• Manganese
  • Iron
  • Zinc
  • Copper
  • Boron
  • Chlorine

The nutrient profile of produce is directly related to the available nutrients in the soil as well as the pH value. If the pH value is not slightly acidic- somewhere between 6 and 7-, some nutrients may be unavailable to plants, while others will be too available and result in toxicity. Both pH and nutrient content fluctuate drastically when organic matter and organic life is reduced due to poor farming practices.

So, kale grown in rich, healthy soil is more nutritious than kale grown in poor, overworked soil, even if the commercial crop looks more attractive.

How to Identify Foods Grown with Sustainable Farming Practices

First, let’s define sustainable:

Able to be maintained at a certain rate or level.

This is the most misunderstood, overused word in marketing. The assumption surrounding the word is that sustainable growing methods are good for the environment, but this is simply not the case.

If I can reliably purchase synthetic fertilizers each year and spread them at the same rate each spring, then this is technically a sustainable fertilizer schedule. However, it is certainly not beneficial for the plant quality.

In fact, the most sustainable approach to procuring food is to forage for wild fruits and vegetables, but this is hardly practical. All farming practices are unsustainable on some level.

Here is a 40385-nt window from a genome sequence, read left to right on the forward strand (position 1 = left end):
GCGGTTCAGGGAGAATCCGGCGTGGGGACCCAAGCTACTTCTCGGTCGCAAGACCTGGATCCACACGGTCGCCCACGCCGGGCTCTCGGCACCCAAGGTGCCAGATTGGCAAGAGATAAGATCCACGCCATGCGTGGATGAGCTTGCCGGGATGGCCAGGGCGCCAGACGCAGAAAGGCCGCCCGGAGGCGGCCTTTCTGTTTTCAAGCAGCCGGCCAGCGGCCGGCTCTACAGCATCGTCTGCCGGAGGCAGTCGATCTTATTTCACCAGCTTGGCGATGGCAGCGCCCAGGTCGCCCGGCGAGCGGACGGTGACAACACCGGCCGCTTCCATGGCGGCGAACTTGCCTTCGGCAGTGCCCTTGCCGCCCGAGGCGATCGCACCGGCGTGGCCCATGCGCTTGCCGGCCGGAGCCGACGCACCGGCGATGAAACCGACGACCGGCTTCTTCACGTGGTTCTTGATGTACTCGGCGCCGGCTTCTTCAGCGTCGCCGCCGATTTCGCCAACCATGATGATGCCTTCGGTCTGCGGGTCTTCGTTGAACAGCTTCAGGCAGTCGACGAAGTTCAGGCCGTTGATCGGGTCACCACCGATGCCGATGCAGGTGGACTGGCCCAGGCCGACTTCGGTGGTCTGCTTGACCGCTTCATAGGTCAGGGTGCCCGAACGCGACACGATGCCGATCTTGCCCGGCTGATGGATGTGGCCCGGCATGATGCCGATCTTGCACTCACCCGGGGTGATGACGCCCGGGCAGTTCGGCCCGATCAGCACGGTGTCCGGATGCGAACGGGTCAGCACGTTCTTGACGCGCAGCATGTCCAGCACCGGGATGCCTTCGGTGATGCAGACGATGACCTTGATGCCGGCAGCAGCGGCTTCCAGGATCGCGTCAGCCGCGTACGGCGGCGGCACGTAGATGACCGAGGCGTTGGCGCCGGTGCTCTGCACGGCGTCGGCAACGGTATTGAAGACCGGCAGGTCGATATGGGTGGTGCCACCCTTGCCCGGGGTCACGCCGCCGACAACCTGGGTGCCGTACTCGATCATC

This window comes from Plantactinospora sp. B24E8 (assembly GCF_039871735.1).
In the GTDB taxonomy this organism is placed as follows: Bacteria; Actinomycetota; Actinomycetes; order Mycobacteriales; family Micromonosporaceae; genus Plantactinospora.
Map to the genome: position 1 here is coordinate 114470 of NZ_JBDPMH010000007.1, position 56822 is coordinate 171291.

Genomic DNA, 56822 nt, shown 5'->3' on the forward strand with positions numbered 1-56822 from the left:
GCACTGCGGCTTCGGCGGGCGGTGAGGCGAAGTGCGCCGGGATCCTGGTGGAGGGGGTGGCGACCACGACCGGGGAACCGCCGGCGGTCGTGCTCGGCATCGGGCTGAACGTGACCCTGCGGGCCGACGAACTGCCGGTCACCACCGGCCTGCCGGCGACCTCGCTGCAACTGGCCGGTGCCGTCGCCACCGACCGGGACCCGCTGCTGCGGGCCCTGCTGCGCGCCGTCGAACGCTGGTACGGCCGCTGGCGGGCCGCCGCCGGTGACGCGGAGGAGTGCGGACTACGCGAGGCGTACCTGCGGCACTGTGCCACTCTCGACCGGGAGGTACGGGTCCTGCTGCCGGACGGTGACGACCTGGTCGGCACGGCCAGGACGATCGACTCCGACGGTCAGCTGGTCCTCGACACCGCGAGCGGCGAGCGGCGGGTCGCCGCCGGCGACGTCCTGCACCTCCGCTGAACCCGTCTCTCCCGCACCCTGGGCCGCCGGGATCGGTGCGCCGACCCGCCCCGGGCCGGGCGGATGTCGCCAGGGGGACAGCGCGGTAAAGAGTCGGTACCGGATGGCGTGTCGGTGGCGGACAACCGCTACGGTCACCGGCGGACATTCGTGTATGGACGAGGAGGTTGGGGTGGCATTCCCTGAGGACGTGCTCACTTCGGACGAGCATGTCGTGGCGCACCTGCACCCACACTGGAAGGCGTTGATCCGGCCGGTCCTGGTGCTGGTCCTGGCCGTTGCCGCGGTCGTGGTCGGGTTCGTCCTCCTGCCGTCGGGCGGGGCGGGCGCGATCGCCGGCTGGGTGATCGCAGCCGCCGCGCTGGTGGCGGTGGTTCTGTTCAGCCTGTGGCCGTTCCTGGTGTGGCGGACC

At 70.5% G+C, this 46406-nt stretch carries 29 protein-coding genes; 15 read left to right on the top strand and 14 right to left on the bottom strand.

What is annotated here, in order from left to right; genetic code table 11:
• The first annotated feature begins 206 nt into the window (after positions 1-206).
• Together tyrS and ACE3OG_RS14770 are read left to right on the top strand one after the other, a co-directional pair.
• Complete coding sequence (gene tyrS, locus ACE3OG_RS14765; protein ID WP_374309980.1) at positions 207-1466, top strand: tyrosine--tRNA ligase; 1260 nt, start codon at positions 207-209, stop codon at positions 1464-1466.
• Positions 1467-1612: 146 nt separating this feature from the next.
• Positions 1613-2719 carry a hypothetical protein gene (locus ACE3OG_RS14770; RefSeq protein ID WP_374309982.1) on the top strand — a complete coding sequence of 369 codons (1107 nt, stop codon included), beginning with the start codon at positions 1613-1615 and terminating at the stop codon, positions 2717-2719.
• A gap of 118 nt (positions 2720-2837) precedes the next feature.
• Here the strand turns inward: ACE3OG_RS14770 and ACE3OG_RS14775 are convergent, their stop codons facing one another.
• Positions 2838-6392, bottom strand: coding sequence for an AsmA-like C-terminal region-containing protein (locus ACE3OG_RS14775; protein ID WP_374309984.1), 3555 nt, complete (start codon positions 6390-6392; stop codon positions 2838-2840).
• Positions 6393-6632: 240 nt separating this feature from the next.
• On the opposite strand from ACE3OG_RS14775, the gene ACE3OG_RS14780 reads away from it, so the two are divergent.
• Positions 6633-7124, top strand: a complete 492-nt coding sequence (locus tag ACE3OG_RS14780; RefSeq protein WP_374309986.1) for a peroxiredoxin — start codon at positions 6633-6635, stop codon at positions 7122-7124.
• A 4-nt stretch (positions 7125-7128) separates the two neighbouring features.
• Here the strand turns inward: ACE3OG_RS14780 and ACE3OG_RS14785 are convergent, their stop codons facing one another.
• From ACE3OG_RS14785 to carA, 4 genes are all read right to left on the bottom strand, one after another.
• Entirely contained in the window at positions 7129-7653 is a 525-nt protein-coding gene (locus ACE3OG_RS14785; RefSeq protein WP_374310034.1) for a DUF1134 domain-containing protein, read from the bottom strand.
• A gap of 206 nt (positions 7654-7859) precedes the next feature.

The more accurate measure of farming practices is the size of the farm.

Small farms are able to incorporate more natural growing methods, while larger farms have to employ shortcuts to keep up with demand.

Another hot label is organic. What does organic mean?

Something that is or was living.

All apples are organic, because all apples have a life cycle. However, the assumption surrounding this word is similar to sustainable; growing methods that produce healthy, non-toxic produce.

Fortunately, organic is a term that is regulated, so manufacturers must apply for organic status and pass an inspection before they can use the word on any labels. But, organic still doesn’t mean what you think it means.

Let’s take applesauce made with organic apples. This term ensures that at least 70% of the ingredients are:

  • Non-GMO
  • Free from unapproved chemicals

So, organic applesauce may have non-GMO, pesticide-free apples, but the other 30% of ingredients do not have to be certified organic.

Compare that to organic applesauce, which ensures 95% of the ingredients are organically grown.